SSL providers tout the size of the warranty associated with their certificates - $10,000, $100,000, even$250,000. But what does the warranty warrant?
The big numbers are written big, but details are hard to come by. Network Solutions is the most forthcoming:
If any fraudulent activity occurs as a direct result of a customer's
transaction with a website containing an SSL Certificate, the issuing
SSL Certificate Authority will reimburse the affected customers up to
amounts from $1,000 to $1,000,000. Online visitors can immediately
indentify the level of Website security based on the warranty.
If you read carefully, you can see it is not a warranty to
the website owner, but rather to the site's users. What they are saying is that if the website owner turns out to be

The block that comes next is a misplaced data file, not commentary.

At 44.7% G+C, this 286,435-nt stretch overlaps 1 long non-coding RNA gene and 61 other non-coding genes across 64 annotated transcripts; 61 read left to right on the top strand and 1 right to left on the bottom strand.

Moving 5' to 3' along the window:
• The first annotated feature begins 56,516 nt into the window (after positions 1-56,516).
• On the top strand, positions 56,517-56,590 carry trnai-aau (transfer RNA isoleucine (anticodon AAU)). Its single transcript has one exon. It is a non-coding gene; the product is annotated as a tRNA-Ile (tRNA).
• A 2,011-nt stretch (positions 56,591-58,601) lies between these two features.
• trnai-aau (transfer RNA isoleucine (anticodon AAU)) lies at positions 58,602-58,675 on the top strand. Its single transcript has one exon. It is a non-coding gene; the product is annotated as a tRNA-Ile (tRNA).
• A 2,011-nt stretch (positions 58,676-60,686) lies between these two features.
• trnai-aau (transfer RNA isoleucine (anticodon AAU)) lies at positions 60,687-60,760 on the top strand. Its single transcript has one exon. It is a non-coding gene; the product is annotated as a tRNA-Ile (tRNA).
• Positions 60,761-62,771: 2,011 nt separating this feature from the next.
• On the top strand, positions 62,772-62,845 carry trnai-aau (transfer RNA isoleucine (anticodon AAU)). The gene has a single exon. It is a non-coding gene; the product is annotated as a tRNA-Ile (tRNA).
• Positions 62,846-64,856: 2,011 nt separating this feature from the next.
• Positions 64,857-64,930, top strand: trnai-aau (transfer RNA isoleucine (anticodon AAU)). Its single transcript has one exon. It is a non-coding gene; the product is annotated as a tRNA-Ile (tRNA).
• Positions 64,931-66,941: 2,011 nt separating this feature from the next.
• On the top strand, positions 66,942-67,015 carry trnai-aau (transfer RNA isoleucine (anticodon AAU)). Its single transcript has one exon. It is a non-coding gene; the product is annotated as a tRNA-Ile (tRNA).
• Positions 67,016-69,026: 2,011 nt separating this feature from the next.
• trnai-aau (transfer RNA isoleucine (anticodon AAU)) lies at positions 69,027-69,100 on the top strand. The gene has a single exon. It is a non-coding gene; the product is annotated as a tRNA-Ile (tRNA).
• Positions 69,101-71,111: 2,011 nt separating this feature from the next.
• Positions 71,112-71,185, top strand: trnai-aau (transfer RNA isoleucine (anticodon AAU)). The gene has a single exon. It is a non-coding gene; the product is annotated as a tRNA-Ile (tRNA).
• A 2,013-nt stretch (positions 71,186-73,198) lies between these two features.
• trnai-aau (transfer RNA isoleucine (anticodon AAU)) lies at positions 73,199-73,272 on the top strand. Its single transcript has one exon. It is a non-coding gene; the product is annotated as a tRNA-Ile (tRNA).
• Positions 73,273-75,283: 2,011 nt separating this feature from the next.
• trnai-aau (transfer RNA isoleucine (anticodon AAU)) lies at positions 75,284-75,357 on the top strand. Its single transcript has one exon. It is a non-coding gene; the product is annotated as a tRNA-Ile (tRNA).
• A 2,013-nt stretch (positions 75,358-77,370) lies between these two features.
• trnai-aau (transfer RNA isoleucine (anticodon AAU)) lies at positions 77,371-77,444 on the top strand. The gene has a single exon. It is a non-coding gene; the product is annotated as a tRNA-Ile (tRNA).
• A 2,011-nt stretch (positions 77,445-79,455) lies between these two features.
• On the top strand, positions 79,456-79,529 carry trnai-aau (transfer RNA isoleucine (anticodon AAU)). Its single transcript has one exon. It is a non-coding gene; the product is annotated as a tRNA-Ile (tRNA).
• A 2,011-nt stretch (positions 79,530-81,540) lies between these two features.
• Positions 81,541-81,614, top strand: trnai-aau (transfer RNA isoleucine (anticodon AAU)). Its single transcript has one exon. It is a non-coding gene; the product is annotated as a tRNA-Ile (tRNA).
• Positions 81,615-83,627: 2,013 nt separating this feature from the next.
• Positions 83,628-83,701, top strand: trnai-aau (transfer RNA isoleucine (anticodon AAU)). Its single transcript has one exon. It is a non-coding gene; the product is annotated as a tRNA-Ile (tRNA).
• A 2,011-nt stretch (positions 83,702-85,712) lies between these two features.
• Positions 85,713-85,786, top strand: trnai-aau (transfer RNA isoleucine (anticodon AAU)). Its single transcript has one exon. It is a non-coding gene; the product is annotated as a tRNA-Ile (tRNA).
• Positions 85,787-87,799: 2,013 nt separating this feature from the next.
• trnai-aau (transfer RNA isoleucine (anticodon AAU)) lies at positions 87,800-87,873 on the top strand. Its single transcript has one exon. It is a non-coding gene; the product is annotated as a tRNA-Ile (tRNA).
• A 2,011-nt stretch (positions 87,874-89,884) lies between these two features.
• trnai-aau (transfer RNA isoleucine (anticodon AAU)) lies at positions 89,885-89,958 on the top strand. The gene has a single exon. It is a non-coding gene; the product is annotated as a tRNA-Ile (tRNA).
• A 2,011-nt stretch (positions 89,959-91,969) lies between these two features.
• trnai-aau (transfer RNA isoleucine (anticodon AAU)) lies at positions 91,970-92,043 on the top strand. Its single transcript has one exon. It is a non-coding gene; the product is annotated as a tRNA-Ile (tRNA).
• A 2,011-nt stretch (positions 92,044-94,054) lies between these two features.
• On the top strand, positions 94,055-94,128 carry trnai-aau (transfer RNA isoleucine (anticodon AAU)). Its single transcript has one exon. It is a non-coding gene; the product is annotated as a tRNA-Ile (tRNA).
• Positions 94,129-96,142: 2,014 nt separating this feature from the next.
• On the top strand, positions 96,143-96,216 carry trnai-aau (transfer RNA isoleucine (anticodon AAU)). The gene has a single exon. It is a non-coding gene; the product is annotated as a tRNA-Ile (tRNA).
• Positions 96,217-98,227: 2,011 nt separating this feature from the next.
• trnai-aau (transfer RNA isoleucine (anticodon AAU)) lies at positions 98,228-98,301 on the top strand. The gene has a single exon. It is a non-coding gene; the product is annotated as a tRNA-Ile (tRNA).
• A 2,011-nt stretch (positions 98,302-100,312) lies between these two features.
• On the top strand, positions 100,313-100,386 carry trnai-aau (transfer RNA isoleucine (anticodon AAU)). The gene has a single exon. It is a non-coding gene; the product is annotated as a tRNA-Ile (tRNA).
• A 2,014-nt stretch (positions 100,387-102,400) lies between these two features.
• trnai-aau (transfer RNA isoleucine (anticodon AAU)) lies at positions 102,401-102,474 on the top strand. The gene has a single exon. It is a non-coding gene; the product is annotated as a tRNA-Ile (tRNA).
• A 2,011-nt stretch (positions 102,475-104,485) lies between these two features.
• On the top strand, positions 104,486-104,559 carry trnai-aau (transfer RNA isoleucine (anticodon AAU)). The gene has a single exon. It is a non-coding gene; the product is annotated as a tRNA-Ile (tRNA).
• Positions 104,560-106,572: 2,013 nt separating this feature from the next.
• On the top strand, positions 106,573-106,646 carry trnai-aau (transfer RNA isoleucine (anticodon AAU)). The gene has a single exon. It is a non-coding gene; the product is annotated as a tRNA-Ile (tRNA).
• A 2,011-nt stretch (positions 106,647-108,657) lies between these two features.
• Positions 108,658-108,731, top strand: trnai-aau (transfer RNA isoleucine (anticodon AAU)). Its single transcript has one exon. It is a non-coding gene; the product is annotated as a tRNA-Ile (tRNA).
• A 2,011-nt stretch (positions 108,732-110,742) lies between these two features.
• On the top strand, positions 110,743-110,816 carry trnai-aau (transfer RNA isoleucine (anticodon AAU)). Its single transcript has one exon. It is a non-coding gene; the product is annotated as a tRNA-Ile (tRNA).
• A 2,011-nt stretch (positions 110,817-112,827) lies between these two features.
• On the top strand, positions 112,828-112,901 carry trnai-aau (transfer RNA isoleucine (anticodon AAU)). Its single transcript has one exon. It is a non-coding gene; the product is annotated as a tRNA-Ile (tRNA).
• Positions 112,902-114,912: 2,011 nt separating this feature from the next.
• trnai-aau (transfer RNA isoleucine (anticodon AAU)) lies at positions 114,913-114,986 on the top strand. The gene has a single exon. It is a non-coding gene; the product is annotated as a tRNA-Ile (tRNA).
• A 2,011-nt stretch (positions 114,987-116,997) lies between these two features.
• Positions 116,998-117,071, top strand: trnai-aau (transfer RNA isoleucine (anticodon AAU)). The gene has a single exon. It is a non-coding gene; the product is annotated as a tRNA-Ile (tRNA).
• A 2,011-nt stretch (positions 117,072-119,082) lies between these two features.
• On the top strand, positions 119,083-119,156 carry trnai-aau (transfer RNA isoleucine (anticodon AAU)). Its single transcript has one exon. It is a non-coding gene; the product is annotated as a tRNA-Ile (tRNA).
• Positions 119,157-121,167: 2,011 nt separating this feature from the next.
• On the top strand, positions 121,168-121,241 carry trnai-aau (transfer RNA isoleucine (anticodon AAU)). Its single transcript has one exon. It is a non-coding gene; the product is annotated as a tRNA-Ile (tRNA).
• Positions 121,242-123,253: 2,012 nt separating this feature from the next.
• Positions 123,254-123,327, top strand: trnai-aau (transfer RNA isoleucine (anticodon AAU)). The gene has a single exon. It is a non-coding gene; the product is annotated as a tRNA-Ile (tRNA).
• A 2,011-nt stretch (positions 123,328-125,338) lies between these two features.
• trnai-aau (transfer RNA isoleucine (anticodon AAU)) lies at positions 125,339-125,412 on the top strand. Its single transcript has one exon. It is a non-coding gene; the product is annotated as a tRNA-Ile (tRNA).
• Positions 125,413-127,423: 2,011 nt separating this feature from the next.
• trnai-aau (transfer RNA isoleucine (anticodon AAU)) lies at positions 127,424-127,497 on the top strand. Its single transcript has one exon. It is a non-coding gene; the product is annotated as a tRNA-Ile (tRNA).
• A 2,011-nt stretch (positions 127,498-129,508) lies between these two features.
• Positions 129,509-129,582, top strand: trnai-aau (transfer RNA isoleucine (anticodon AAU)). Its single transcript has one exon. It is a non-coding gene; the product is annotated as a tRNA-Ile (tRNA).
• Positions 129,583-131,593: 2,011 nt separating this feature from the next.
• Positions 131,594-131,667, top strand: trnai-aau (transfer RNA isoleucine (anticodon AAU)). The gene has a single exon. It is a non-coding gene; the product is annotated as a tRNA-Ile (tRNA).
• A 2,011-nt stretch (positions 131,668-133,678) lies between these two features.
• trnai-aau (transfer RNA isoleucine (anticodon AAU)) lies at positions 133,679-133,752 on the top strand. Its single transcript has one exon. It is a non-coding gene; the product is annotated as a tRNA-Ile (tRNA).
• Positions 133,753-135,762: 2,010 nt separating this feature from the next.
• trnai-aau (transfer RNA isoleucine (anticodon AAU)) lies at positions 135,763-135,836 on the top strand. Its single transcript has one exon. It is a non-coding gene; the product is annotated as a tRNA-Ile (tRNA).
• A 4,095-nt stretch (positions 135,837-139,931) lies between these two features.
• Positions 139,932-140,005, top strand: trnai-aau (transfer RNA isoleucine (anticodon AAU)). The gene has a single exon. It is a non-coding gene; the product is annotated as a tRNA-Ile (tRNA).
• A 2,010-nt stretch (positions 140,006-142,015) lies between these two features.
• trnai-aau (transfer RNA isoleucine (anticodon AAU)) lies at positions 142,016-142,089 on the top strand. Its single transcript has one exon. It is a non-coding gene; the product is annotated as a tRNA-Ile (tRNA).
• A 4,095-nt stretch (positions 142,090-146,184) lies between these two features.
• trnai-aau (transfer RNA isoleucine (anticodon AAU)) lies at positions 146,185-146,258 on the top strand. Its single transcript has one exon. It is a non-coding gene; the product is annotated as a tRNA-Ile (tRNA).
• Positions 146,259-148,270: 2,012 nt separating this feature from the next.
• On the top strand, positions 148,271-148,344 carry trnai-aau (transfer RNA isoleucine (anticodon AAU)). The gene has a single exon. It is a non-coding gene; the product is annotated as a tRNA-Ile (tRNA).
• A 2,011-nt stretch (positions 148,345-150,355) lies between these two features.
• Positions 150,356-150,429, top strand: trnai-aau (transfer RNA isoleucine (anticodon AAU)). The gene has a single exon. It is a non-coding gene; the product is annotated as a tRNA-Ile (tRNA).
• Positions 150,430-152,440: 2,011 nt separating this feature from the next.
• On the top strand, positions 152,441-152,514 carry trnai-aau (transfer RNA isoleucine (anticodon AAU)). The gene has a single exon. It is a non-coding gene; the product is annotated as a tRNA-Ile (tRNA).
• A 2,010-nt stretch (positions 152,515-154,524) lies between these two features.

fraudulent and the customer loses money because the
certificate was issued without being properly verified, then the
certificate authority will compensate the customer up to the limit of the policy. I have not been able to uncover a single instance that a claim has ever been made against this type of warranty. Given the, shall we say, low-key nature of this warranty, and the unlikelyhood that the certificate authority is at fault in a fraudulent transaction, it is unlikely that an SSL certificate with a higher warranty would influence a buying decision. SSL is a sound technology which provides a measure of reaasurance, if not actual security. Sites that accept credit card information are required to have SSL certificates. We continue to recommend, though, that low-cost certificates be considered first and that the size of the warranty not be a significant deciding factor.